Dec 1, 2008

India - Chidambaram is new Home minister

Vinay Kumar

Prime Minister Manmohan to look after Finance Ministry

President, on a visit to Indonesia, accepts Patil's resignation

Patil owns moral responsibility for failure to prevent terror attacks

NEW DELHI: Four days after unprecedented terror attacks shook Mumbai, Union Finance Minister P. Chidambaram on Sunday replaced Shivraj Patil as the new Home Minister.

Prime Minister Manmohan Singh entrusted Mr. Chidambaram with the responsibility of overhauling the country's internal security set-up in the wake of increasing terror-related attacks in the recent past and finally the one that jolted Mumbai on November 26-28 and took nearly 200 lives and left about 300 people injured.

It was the first political fallout of the terror attacks, mounted by well-trained and equipped cadres of the Lashkar- e-Taiba who unleashed a reign of terror at about a dozen places in Mumbai, including two luxury hotels. It took a 60-hour commando operation to flush out the terrorists.

President Pratibha Devisingh Patil, who is on a visit to Indonesia, has accepted Mr. Patil's resignation from the Council of Ministers with immediate effect.

"Further, as advised by the Prime Minister, the President has directed that Mr. P. Chidambaram be allocated the portfolio of the Minister of Home Affairs and the Prime Minister shall look after the Ministry of Finance," a Rashtrapati Bhavan press communiqu‚, issued from Jakarta, said on Sunday.

Mr. Chidambaram served as Minister of State for Internal Security in the Home Ministry in the Rajiv Gandhi Cabinet in 1984. He took charge of the Commerce Ministry before becoming Finance Minister during the United Front government rule in 1996 and has been guiding the affairs of the Finance Ministry since 2004 when the United Progressive Alliance government took office.

Enough indications were available that Mr. Patil would have to go following strong criticism at the Congress Working Committee (CWC) meeting on Saturday for his handling of internal security situation. The highest decision- making body of the Congress advocated zero-tolerance towards terrorism and reiterated the party's resolve to give a "befitting and hard-hitting reply" to those who dared to challenge the sovereignty of the nation. On Sunday morning, Mr. Patil decided to step down and submitted his resignation to Dr. Singh, owning moral responsibility for the failure to prevent terror attacks such as the one in Mumbai. Sources close to Mr. Patil said he did not want the party and the UPA government to suffer because of the terror attacks and decided to quit.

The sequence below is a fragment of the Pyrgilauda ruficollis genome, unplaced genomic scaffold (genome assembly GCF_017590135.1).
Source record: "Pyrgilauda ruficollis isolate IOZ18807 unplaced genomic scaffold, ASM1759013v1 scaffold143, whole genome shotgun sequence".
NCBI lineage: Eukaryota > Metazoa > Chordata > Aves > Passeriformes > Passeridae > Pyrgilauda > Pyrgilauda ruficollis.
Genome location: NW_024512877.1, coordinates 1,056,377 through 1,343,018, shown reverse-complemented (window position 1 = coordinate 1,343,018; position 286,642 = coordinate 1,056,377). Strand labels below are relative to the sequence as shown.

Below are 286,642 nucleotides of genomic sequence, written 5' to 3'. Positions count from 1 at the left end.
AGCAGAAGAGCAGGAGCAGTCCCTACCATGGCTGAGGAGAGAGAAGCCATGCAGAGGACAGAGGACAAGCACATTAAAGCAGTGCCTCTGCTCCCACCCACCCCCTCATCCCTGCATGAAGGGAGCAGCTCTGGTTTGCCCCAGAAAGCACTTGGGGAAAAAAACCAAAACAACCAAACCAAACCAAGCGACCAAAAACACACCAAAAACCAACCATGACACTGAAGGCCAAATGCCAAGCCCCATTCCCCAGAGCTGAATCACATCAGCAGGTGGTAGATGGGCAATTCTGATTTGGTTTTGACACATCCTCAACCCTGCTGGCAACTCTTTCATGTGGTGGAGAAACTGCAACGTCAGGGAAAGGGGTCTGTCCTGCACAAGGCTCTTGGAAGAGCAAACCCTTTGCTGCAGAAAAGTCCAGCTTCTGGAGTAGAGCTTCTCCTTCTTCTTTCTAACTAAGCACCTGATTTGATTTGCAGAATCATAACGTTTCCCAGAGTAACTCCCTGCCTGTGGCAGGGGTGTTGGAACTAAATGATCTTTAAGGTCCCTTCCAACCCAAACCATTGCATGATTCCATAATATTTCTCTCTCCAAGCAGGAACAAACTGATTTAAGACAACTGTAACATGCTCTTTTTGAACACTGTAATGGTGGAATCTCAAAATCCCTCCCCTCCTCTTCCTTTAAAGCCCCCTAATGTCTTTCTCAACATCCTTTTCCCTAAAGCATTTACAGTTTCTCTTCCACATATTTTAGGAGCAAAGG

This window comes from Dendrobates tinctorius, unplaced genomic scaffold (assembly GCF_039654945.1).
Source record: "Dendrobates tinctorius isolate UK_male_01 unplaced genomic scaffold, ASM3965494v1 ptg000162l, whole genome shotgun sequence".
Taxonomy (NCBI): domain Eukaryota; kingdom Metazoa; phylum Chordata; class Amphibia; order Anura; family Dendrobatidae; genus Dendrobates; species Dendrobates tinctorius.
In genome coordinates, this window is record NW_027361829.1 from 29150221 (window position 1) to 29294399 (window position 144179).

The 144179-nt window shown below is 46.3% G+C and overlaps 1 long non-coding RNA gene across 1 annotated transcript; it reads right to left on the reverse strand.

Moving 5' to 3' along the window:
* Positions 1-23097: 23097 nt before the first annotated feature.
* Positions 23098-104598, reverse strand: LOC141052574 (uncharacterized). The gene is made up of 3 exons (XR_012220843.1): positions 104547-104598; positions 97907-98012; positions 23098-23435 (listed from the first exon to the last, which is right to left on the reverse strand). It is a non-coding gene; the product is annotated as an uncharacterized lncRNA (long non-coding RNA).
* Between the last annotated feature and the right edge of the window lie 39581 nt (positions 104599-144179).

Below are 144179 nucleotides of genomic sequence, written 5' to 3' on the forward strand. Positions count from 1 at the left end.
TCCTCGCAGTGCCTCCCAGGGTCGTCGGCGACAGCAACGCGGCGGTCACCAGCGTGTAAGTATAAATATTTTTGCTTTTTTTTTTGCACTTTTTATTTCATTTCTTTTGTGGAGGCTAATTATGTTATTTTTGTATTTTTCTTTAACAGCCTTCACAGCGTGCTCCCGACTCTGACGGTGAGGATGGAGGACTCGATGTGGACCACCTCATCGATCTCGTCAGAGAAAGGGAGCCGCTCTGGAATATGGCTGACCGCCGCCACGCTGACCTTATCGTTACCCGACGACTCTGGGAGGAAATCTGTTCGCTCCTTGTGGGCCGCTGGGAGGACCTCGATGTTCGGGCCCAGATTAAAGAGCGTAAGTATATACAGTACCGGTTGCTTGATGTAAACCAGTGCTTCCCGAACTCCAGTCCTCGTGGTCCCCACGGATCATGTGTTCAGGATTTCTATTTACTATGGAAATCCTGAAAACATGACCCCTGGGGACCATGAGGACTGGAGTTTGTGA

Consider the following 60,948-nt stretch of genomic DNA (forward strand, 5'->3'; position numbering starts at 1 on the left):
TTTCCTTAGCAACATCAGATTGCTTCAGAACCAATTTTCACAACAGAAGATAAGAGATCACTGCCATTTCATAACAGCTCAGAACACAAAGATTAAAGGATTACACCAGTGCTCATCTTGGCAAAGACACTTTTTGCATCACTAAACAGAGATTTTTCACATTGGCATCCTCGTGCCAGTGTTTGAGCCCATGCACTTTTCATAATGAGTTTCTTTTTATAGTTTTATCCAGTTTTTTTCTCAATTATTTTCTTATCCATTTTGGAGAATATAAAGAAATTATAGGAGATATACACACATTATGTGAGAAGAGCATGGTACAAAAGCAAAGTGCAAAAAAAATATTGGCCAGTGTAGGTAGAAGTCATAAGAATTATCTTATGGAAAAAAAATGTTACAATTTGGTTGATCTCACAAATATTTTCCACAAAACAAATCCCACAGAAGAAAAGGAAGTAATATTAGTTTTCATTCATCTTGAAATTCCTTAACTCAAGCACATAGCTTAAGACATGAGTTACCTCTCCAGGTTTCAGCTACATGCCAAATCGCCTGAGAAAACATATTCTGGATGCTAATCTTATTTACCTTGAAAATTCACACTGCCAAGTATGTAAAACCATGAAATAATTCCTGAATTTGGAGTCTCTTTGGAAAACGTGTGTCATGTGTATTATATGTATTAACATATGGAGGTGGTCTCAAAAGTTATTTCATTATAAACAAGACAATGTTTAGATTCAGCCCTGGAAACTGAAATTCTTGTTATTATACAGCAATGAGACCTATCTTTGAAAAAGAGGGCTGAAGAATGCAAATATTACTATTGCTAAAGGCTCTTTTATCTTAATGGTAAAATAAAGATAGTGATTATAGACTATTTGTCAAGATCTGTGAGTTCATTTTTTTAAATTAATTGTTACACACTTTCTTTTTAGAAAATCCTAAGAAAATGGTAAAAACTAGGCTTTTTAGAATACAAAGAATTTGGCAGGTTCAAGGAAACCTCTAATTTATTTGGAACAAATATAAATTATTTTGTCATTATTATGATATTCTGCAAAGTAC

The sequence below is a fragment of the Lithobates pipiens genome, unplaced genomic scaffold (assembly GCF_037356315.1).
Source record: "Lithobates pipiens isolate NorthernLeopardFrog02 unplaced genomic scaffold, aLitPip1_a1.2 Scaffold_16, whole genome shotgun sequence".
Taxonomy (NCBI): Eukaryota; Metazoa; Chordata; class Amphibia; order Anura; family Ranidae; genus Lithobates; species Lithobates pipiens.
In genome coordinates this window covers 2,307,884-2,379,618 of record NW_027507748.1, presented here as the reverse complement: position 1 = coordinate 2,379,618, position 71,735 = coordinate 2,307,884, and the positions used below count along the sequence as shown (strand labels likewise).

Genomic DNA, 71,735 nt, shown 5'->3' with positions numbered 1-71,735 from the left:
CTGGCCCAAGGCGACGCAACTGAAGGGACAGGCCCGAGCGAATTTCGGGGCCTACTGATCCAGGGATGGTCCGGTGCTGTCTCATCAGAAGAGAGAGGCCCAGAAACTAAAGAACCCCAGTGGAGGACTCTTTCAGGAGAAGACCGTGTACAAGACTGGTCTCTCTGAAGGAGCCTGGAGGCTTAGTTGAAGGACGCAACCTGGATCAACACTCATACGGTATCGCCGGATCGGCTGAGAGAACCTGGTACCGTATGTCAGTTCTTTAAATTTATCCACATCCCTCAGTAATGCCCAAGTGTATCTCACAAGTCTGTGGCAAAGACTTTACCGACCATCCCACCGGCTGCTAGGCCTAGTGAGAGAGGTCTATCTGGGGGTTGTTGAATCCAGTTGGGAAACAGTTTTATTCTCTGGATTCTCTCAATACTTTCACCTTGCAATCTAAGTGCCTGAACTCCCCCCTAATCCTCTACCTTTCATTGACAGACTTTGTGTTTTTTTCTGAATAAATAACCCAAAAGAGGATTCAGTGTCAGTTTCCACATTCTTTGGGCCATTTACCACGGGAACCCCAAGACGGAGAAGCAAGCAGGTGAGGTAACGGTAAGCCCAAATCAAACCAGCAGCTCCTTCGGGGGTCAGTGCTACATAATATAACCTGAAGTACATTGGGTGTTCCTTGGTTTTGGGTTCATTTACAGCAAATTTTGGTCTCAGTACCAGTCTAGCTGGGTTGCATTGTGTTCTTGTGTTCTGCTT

Senior party leaders and some Union Ministers strongly felt that accountability at the highest level should be fixed for the Mumbai terror attacks, described as "India's 9/11."

Mr. Patil faced criticism for his statements on earlier terrorist strikes - be it at Varanasi, Hyderabad, Jaipur, Ahmedabad, Mumbai, Bangalore, Delhi - or situation in the North-East, Jammu and Kashmir or naxal violence in more than a dozen States.

Informed sources in the government did not rule out the possibility of some more heads rolling as the UPA government, with a few months left in office, goes about the business of revamping the internal security set-up and intelligence machinery.

NSA not quitting: PMO

PTI reports:

The Prime Minister's Office denied media reports about National Security Adviser M.K. Narayanan quitting in the wake of the terror attacks in Mumbai. ``These reports about resignation are wrong. Narayanan continues to be the NSA,'' an official

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